I was recently reminded how tough it can be to change our behaviors. When we identify something about ourselves we want to change, it can be difficult to sustain the new behavior in the beginning. It may be that we want to be more tolerant, patient or minimize our need to be perfect. This story is about my 14-year-old daughter wanting to act more like an adult.

This past weekend I had some girlfriends over for an afternoon tea. A couple of them have children in elementary school that were also coming over. I had asked my daughter earlier if she wanted to play board games with the kids that came over. She insisted she was going to remain with the women. “I’m a young lady, I want to be with women” was her response.

As the guests arrived my daughter elected herself the coffee and tea hostess which was wonderful since it freed me to visit with my girlfriends. After everyone was served and we were all settling into our conversation, my daughter came into the living room and sat next to me wanting to join in.

Picture 14 women in a living room talking. We had at least 4 different conversations going on and people are jumping around from one conversation to another. My daughter was not quite sure how to join in so she sat quietly next to me.

I could see was fluctuating between bored and frustrated. I leaned over to her and whispered “Do you want to take the kids up to play a board game?” Relief came over her and she immediately grabbed the kids to go up to her room.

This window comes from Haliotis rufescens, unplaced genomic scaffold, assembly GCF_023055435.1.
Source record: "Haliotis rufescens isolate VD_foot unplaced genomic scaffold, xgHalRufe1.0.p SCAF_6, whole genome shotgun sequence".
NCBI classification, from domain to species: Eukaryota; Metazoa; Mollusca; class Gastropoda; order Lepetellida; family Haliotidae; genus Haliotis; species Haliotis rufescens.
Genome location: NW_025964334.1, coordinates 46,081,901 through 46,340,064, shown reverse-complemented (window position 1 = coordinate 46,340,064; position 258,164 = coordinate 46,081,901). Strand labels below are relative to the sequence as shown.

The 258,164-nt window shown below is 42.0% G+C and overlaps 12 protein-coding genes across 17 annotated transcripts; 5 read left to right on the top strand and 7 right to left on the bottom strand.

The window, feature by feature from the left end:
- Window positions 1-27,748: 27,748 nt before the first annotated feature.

As I was reflecting how she is maturing, it struck me that what she struggled with is exactly what happens to us as we are committed to changing a behavior. We know what behavior we want to change. We act ‘as if’ it feels different. My daughter acting as if she were a grown woman was a different feeling for her. She struggled with wanting the new behavior and not quite feeling comfortable with it at the same time.

Important to note is how quickly she bolted back to the behavior of what she is use to when she had a chance. And that is okay too. Change takes practice and change takes time. What is important to acknowledge is that you are on the path of change and not to get too frustrated with yourself when you don’t master your new behavior the first time or you feel a bit uncomfortable.

After all the guests left in the afternoon, I thanked my daughter for being hostess and also for entertaining the children. It is important for her to know that I recognize that she is growing up and I truly appreciate her behavior that afternoon. It is important to celebrate your small victories along the way to reinforce your commitment to change.

As for my daughter, she is indeed growing up to be a lovely young lady.

Author's Bio: 

Debbi Dickinson is a professional woman who understands the challenges of balancing work, home, love and carving time out for you. Her website is filled with blogs, articles and newsletters written specifically for women. To gain access to a free gift designed exclusively for professional women, visit her website at: http://www.steppingintojoy.com